This Woman's Incredible Journey to Motherhood Is Nothing Short of Inspiring

It took three surgeries, three rounds of IUI, and two and a half rounds of IVF for Emily Loftiss to finally have a baby — and then she hit an even bigger challenge.

incredible birth story mother's day
Photo: Courtesy of Emily Loftiss

My whole life I knew I was going to be a mom. I'm also wired to have goals and have always put my career above all else. I was 12 years old when I knew I wanted to be a professional dancer in New York City, and by the time I went off to college, I had my eyes set on being a Radio City Rockette. So, I did just that for several years before ultimately retiring from dancing. I was lucky enough to pivot my career to TV, and I went on to share style and beauty tips on shows including Wendy Williams, The Doctors, QVC, Hallmark, The REAL, and Steve Harvey. This is all to say that, in my mind, being a mom was just the next goal to achieve. All I needed was to fit it into the life I had worked so hard to build.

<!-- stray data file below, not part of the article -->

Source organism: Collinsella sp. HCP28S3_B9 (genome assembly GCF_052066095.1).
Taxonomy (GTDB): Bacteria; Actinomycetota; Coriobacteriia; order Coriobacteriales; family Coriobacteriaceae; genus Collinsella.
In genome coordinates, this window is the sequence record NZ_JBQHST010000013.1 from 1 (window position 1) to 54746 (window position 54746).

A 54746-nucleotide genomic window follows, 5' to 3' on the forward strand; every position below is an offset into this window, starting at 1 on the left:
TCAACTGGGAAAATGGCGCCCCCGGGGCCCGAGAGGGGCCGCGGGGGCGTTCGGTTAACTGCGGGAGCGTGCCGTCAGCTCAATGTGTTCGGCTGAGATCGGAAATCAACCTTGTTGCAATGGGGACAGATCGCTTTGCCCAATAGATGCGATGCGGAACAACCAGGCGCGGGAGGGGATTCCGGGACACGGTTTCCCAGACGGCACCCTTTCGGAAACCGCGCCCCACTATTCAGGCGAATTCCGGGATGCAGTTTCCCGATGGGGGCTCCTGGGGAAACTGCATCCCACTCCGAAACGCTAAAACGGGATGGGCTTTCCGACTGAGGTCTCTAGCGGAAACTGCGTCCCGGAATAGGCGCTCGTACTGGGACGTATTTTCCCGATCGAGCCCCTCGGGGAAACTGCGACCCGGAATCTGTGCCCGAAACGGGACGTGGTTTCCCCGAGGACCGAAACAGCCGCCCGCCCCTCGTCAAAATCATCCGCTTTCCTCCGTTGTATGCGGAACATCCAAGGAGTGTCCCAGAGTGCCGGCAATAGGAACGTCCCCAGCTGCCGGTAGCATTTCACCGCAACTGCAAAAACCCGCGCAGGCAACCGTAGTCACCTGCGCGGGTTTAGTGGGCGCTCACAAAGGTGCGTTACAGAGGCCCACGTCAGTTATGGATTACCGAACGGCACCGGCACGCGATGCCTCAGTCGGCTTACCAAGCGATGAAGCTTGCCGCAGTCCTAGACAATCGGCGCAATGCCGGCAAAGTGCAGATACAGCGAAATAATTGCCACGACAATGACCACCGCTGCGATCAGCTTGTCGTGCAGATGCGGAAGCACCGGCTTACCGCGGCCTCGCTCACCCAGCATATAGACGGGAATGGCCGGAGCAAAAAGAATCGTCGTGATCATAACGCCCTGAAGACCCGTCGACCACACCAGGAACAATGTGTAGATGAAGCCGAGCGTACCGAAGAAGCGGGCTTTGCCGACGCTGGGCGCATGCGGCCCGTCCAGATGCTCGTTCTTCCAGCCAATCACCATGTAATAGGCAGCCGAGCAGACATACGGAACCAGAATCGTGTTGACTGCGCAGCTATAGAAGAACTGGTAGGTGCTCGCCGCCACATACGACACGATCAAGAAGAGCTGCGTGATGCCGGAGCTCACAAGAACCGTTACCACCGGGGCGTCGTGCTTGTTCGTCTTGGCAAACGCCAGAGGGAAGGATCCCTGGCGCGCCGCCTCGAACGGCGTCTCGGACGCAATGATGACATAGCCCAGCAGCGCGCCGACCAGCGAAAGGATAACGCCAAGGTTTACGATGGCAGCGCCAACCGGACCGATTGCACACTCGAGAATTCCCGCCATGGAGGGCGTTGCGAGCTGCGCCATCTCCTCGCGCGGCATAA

In November 2016, I was 36 years old, and my husband and I were finally in a place where we felt like it was time to start trying. By "trying" I mean we were really just having fun and seeing where the journey took us. But six months in, we still weren't pregnant and decided to consult an ob-gyn. The doctor very quickly threw out the term "geriatric pregnancy," which is basically an (IMO, outdated)term for people who become pregnant over the age of 35. People with advanced maternal age can sometimes deal with fertility and pregnancy complications, so our doctor suggested we continue trying.